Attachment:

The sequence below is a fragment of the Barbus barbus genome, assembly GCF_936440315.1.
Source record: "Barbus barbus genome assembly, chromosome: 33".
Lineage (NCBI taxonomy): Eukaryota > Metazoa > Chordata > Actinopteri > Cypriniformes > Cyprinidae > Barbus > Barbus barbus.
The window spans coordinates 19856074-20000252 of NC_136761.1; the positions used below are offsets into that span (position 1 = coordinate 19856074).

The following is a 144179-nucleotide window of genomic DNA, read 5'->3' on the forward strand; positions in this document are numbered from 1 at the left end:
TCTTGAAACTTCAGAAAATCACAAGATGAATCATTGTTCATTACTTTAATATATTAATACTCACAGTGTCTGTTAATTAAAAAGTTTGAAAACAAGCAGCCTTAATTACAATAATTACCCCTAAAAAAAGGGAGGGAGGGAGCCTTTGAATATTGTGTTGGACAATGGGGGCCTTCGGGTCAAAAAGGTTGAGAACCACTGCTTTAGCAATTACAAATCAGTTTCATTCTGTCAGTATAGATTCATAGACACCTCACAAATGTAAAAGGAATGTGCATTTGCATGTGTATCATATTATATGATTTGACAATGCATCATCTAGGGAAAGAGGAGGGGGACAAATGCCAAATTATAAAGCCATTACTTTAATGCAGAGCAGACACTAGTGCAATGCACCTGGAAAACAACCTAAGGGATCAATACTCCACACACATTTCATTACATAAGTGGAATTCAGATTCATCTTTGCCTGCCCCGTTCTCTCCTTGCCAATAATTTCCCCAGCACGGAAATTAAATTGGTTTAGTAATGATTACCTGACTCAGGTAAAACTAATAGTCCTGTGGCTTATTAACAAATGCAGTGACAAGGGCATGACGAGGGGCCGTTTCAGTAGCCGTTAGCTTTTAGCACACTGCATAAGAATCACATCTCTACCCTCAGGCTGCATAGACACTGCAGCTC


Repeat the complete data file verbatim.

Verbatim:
The sequence below is a fragment of the Barbus barbus genome, assembly GCF_936440315.1.
Source record: "Barbus barbus genome assembly, chromosome: 33".
Lineage (NCBI taxonomy): Eukaryota > Metazoa > Chordata > Actinopteri > Cypriniformes > Cyprinidae > Barbus > Barbus barbus.
The window spans coordinates 19856074-20000252 of NC_136761.1; the positions used below are offsets into that span (position 1 = coordinate 19856074).

The following is a 144179-nucleotide window of genomic DNA, read 5'->3' on the forward strand; positions in this document are numbered from 1 at the left end:
TCTTGAAACTTCAGAAAATCACAAGATGAATCATTGTTCATTACTTTAATATATTAATACTCACAGTGTCTGTTAATTAAAAAGTTTGAAAACAAGCAGCCTTAATTACAATAATTACCCCTAAAAAAAGGGAGGGAGGGAGCCTTTGAATATTGTGTTGGACAATGGGGGCCTTCGGGTCAAAAAGGTTGAGAACCACTGCTTTAGCAATTACAAATCAGTTTCATTCTGTCAGTATAGATTCATAGACACCTCACAAATGTAAAAGGAATGTGCATTTGCATGTGTATCATATTATATGATTTGACAATGCATCATCTAGGGAAAGAGGAGGGGGACAAATGCCAAATTATAAAGCCATTACTTTAATGCAGAGCAGACACTAGTGCAATGCACCTGGAAAACAACCTAAGGGATCAATACTCCACACACATTTCATTACATAAGTGGAATTCAGATTCATCTTTGCCTGCCCCGTTCTCTCCTTGCCAATAATTTCCCCAGCACGGAAATTAAATTGGTTTAGTAATGATTACCTGACTCAGGTAAAACTAATAGTCCTGTGGCTTATTAACAAATGCAGTGACAAGGGCATGACGAGGGGCCGTTTCAGTAGCCGTTAGCTTTTAGCACACTGCATAAGAATCACATCTCTACCCTCAGGCTGCATAGACACTGCAGCTC